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In a dramatic eyewitness account, Sen. Rand Paul described Wednesday how he was just outside the perimeter of the baseball field when the first shot rang out — and then seconds later he saw Rep. Steve Scalise wounded.
“There was a rapid succession of shots, you know five or 10 shots,” Paul said on MSNBC. “In the field, I see Representative Scalise is shot but moving, and he’s trying to drag himself through the dirt and out into the outfield.”
Paul — who said a "massacre" was prevented by Capitol police on the scene — also saw two congressional staffers in the field.
“They were laying down, but then I’m seeing the shots hitting the dirt around them, and they’re trying to make the difficult decision: Do we lay here, stay low and hope he doesn’t hit us ... or does the shooter just advance and come close and shoot you?”
“One of the staffers scrambled up over the fence. It was probably a 15-20 foot fence, and he did it in about two seconds,” Paul recounted. “I’m on the outside of the fence, and he and I are hiding behind the tree but the gunshots are landing in the dirt in the outfield and around us.”
Paul said it took a few minutes to determine where the shots were coming from and that he and the staffer were not sure which side of the tree to shelter behind.
“The people in the field unfortunately didn’t have much of a chance because nobody could get to them and they couldn’t get to us and it was a wide open field,” Paul said. “There was no way to get to people like Scalise until the firing had stopped.”
Paul, a doctor, said he thought the shots sounded like they were coming from an AR-15 rifle, and that the gunman continued to reload the weapon.
“I probably heard 50-60 shots,” he said. “Then finally we heard the response from the Capitol Hill police.”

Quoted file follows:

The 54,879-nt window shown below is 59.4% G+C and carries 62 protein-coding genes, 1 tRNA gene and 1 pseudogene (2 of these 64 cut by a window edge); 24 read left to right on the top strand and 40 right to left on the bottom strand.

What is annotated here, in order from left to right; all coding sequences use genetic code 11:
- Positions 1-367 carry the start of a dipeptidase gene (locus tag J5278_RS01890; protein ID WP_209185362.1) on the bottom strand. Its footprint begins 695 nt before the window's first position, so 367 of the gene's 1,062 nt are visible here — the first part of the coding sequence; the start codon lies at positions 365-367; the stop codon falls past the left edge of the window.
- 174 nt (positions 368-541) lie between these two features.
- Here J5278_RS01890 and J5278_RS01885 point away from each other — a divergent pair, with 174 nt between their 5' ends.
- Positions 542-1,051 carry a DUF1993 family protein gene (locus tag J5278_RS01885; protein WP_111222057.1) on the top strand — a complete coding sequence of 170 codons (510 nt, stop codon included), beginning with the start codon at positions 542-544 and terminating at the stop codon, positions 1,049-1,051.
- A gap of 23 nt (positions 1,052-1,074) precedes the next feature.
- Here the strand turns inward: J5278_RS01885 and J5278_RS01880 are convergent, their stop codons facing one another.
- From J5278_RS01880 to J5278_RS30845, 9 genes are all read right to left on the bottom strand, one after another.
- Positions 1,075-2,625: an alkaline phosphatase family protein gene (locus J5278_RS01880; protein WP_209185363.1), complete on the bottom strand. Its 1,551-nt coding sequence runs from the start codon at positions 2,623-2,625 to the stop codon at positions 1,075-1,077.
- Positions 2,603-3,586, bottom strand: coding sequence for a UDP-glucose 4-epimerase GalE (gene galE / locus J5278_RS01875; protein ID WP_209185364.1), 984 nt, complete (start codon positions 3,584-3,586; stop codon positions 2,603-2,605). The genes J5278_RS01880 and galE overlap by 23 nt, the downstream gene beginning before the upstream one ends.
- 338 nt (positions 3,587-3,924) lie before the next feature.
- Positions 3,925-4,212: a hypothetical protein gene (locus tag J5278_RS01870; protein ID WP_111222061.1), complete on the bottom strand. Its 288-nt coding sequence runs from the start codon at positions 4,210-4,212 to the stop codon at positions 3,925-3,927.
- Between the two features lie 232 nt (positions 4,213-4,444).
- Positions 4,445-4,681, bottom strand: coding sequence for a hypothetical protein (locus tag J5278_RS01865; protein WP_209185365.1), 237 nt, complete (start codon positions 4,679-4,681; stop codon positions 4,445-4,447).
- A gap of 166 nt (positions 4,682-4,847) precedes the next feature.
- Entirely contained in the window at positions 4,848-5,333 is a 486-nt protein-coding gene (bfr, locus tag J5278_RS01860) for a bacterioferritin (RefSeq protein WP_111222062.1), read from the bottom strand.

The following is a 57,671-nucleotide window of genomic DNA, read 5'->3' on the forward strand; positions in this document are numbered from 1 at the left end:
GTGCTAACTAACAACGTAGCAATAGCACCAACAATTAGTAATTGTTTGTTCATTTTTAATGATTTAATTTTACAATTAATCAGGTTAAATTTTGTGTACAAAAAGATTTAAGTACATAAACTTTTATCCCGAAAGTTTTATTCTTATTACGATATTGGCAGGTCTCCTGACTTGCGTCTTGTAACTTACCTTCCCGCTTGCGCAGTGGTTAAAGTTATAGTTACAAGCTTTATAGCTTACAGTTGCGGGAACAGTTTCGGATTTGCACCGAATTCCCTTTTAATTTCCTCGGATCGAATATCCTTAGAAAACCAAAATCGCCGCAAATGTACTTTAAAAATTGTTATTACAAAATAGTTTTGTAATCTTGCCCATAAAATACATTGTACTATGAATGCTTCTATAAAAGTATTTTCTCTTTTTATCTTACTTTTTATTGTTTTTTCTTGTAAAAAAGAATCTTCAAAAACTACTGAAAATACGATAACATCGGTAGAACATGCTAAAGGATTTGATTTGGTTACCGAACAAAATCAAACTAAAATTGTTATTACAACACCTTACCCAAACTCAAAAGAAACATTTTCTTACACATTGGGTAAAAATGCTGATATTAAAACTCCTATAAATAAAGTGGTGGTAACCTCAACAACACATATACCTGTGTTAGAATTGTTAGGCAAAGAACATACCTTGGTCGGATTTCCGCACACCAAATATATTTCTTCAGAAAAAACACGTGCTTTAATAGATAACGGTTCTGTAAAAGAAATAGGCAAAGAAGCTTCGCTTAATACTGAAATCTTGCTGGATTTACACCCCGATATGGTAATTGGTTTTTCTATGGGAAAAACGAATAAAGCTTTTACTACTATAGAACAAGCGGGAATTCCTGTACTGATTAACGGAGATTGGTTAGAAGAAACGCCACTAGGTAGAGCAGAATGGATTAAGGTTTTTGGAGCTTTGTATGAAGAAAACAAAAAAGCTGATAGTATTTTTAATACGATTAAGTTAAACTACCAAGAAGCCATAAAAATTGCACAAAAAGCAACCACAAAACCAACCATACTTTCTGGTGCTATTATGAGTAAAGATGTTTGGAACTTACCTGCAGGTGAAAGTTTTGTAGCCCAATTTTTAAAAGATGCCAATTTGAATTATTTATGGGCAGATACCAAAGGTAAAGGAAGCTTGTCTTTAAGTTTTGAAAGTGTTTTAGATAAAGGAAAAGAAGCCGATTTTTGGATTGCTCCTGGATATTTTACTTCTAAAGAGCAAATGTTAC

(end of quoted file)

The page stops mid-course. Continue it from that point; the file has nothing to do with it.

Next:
Paul said he felt lucky Capitol Hill police were present and that they prevented a "massacre."
"Had they not been there it would have been a massacre, because there's no escaping a guy you know if he's got several hundred bullets and we had no weapons and no place to hide," he said. "So if he would have advanced on the rest of us there would have been no chance, the only chance we had was that the shots were returned by the Capitol Hill police."
Paul added, “Everybody probably would have died except for the fact that the Capitol Hill police were there and the only reason they were there was because we had a member of (House) leadership on our team. If Scalise wouldn’t have been on the team — unfortunately he was hit and I hope he does well — but also by him being there probably saved everybody else’s life because if you don’t have a leadership person there, there would have been no security there.”
Scalise is in stable condition.
Paul stressed that members of Congress are just like everyone else, and that they aren't usually followed by an armed security detail.
"We’re just like normal people," he said. "I go to the grocery store like a normal person. I buy my groceries. I go to the gas station. We practice out there and we just ... we live in a country where we hope there's not such hatred or craziness and, I don't know, disappointing, sad."